Here’s why the F-35 doesn’t feature thrust vectoring

Here’s why the F-35 doesn’t feature thrust vectoring

By Dario Leone
Jul 22 2020
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The only features that the F-35 lacks is thrust vectoring. Why?

The 5th generation F-35 Lightning II integrates advanced stealth technology into a highly agile, supersonic aircraft that provides the pilot with unprecedented situational awareness and unmatched lethality and survivability. As new threats emerge, it is more important than ever for US and allied fighter fleets to fly the F-35 stealth fighter, the world’s only 5th generation international aircraft. While each aircraft is uniquely designed to operate from different environments, all three variants (F-35A, F-35B, F-35C) set new standards in network-enabled mission systems, sensor fusion and supportability. The F-35 redefines the multirole fighter.

Here’s why the F-35 doesn’t feature thrust vectoring
X-31

The only features that the F-35 lacks is thrust vectoring (although the F-35B has a shaft-driven lift fan in fact is used only to make the aircraft STOVL operation possible). Why?

Here’s why the F-35 doesn’t feature thrust vectoring
F/A-18 HARV

‘The United States thoroughly explored thrust vectoring in the late 1980s and early 1990s via the X-31, the F/A-18 HARV, the F-16 VISTA, the F-15 ACTIVE and also the YF-22 (F-22’s prototype),’ says James Smith, an aviation expert, on Quora.

Here’s why the F-35 doesn’t use thrust vectoring
F-16 VISTA

‘What they found was essentially that thrust vectoring had some benefits, but that its greatest benefits were associated with flight safety (getting out of stalls, spins, dives, etc), and that while it did provide an edge in air combat maneuvering and potentially minor advantages for stealth and fuel efficiency, it also had drawbacks.

Here’s why the F-35 doesn’t use thrust vectoring
F-15 ACTIVE

‘Those drawbacks include the addition of weight and volume, additional points of failure and (especially) increased maintenance costs, the encouragement of inexperienced pilots to accidentally lose all their energy, etc. Those outweigh the benefits when you’re talking about a jet that needs to be relatively affordable like the F-35.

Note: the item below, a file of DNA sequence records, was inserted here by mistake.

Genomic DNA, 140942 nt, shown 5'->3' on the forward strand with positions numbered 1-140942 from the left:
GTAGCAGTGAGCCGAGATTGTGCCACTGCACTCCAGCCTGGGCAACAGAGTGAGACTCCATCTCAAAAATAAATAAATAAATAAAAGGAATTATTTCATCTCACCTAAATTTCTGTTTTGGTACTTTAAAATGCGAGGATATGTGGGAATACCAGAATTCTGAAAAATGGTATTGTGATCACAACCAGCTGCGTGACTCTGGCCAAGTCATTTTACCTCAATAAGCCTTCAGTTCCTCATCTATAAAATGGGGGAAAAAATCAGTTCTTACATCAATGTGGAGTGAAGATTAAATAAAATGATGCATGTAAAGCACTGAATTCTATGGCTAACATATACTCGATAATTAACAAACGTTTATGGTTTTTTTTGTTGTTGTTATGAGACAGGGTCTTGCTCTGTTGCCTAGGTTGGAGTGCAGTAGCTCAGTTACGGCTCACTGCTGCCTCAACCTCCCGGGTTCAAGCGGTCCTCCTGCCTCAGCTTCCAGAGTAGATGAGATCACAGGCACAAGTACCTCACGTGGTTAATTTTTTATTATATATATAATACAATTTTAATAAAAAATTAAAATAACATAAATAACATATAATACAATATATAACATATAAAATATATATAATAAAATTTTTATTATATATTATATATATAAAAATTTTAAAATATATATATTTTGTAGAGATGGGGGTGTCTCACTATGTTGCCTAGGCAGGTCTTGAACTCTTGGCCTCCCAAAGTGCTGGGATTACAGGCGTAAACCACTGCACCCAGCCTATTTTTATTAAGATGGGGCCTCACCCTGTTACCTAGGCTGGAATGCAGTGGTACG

Here’s why the F-35 doesn’t use thrust vectoring
YF-22

‘This is especially the case when you have a limited mass, money, volume, etc budget and you need to choose between something like thrust vectoring and other systems or capabilities that play a more important role in modern air combat (such as EO/IR sensors, a more capable radar, high-end ESM sensors, larger internal weapon bays, all-aspect stealth, towed decoys / jammers, etc).’

F-35B Print
This print is available in multiple sizes from AircraftProfilePrints.com – CLICK HERE TO GET YOURS. F-35B Lighning II VMFA-121 Green Knights, VK00, 169164 / 2015

Smith concludes:

‘In addition, aspects of thrust vectoring can be partially replicated through other means; low-speed maneuvering can be improved by having an unstable aircraft and powerful engine, post-stall control can be partially achieved via more advanced fly-by-wire control laws, and stall safety can be achieved via software limiters and automated fly-by-wire control commands that prevent stalls or make stall recovery much faster.’

F-35 Model
This model is available from AirModels! CLICK HERE TO GET YOURS.

Photo credit: U.S. Air Force, NASA and Lockheed Martin


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Dario Leone

Dario Leone

Dario Leone is an aviation, defense and military writer. He is the Founder and Editor of “The Aviation Geek Club” one of the world’s most read military aviation blogs. His writing has appeared in The National Interest and other news media. He has reported from Europe and flown Super Puma and Cougar helicopters with the Swiss Air Force.

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